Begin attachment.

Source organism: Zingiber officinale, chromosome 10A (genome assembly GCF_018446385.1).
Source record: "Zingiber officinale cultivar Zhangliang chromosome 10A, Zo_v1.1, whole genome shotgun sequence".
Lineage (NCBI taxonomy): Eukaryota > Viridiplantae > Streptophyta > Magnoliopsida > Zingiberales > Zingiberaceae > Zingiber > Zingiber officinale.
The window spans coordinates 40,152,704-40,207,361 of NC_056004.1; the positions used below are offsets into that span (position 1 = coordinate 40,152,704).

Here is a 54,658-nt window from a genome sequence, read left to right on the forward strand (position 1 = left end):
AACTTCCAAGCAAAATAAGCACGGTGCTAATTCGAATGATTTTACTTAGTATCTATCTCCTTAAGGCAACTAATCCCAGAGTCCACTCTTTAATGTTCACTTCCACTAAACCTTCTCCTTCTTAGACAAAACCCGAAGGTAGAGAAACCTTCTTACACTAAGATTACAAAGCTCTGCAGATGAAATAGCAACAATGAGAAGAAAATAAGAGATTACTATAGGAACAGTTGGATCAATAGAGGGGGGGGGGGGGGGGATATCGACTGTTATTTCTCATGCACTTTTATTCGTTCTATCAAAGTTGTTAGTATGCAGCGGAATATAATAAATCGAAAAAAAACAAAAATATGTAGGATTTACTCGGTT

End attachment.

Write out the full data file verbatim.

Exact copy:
Source organism: Zingiber officinale, chromosome 10A (genome assembly GCF_018446385.1).
Source record: "Zingiber officinale cultivar Zhangliang chromosome 10A, Zo_v1.1, whole genome shotgun sequence".
Lineage (NCBI taxonomy): Eukaryota > Viridiplantae > Streptophyta > Magnoliopsida > Zingiberales > Zingiberaceae > Zingiber > Zingiber officinale.
The window spans coordinates 40,152,704-40,207,361 of NC_056004.1; the positions used below are offsets into that span (position 1 = coordinate 40,152,704).

Here is a 54,658-nt window from a genome sequence, read left to right on the forward strand (position 1 = left end):
AACTTCCAAGCAAAATAAGCACGGTGCTAATTCGAATGATTTTACTTAGTATCTATCTCCTTAAGGCAACTAATCCCAGAGTCCACTCTTTAATGTTCACTTCCACTAAACCTTCTCCTTCTTAGACAAAACCCGAAGGTAGAGAAACCTTCTTACACTAAGATTACAAAGCTCTGCAGATGAAATAGCAACAATGAGAAGAAAATAAGAGATTACTATAGGAACAGTTGGATCAATAGAGGGGGGGGGGGGGGGGATATCGACTGTTATTTCTCATGCACTTTTATTCGTTCTATCAAAGTTGTTAGTATGCAGCGGAATATAATAAATCGAAAAAAAACAAAAATATGTAGGATTTACTCGGTT